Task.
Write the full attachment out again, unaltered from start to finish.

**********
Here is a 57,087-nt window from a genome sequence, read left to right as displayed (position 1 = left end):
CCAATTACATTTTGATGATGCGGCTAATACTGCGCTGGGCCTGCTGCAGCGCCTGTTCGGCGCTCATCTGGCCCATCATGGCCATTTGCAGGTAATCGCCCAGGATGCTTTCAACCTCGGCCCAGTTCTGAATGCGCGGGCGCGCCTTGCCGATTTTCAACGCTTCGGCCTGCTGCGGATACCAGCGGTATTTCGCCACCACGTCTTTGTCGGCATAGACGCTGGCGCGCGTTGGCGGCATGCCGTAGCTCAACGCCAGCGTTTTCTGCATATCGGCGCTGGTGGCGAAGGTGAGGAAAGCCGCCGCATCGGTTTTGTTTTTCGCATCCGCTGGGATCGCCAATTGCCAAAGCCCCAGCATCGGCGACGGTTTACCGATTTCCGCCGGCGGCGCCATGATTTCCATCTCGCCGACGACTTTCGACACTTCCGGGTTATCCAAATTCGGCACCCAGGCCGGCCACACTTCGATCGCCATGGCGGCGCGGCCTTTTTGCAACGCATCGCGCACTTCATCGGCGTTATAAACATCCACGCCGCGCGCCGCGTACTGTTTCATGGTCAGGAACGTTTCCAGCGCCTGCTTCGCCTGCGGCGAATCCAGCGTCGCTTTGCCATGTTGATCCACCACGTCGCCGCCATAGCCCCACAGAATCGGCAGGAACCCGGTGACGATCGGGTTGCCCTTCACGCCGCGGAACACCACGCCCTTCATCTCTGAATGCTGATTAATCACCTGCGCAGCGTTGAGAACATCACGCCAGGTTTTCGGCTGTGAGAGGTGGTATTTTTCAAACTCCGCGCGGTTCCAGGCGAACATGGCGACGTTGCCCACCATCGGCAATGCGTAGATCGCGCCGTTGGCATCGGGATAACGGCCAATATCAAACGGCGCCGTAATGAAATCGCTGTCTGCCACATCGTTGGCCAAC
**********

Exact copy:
Here is a 57,087-nt window from a genome sequence, read left to right as displayed (position 1 = left end):
CCAATTACATTTTGATGATGCGGCTAATACTGCGCTGGGCCTGCTGCAGCGCCTGTTCGGCGCTCATCTGGCCCATCATGGCCATTTGCAGGTAATCGCCCAGGATGCTTTCAACCTCGGCCCAGTTCTGAATGCGCGGGCGCGCCTTGCCGATTTTCAACGCTTCGGCCTGCTGCGGATACCAGCGGTATTTCGCCACCACGTCTTTGTCGGCATAGACGCTGGCGCGCGTTGGCGGCATGCCGTAGCTCAACGCCAGCGTTTTCTGCATATCGGCGCTGGTGGCGAAGGTGAGGAAAGCCGCCGCATCGGTTTTGTTTTTCGCATCCGCTGGGATCGCCAATTGCCAAAGCCCCAGCATCGGCGACGGTTTACCGATTTCCGCCGGCGGCGCCATGATTTCCATCTCGCCGACGACTTTCGACACTTCCGGGTTATCCAAATTCGGCACCCAGGCCGGCCACACTTCGATCGCCATGGCGGCGCGGCCTTTTTGCAACGCATCGCGCACTTCATCGGCGTTATAAACATCCACGCCGCGCGCCGCGTACTGTTTCATGGTCAGGAACGTTTCCAGCGCCTGCTTCGCCTGCGGCGAATCCAGCGTCGCTTTGCCATGTTGATCCACCACGTCGCCGCCATAGCCCCACAGAATCGGCAGGAACCCGGTGACGATCGGGTTGCCCTTCACGCCGCGGAACACCACGCCCTTCATCTCTGAATGCTGATTAATCACCTGCGCAGCGTTGAGAACATCACGCCAGGTTTTCGGCTGTGAGAGGTGGTATTTTTCAAACTCCGCGCGGTTCCAGGCGAACATGGCGACGTTGCCCACCATCGGCAATGCGTAGATCGCGCCGTTGGCATCGGGATAACGGCCAATATCAAACGGCGCCGTAATGAAATCGCTGTCTGCCACATCGTTGGCCAAC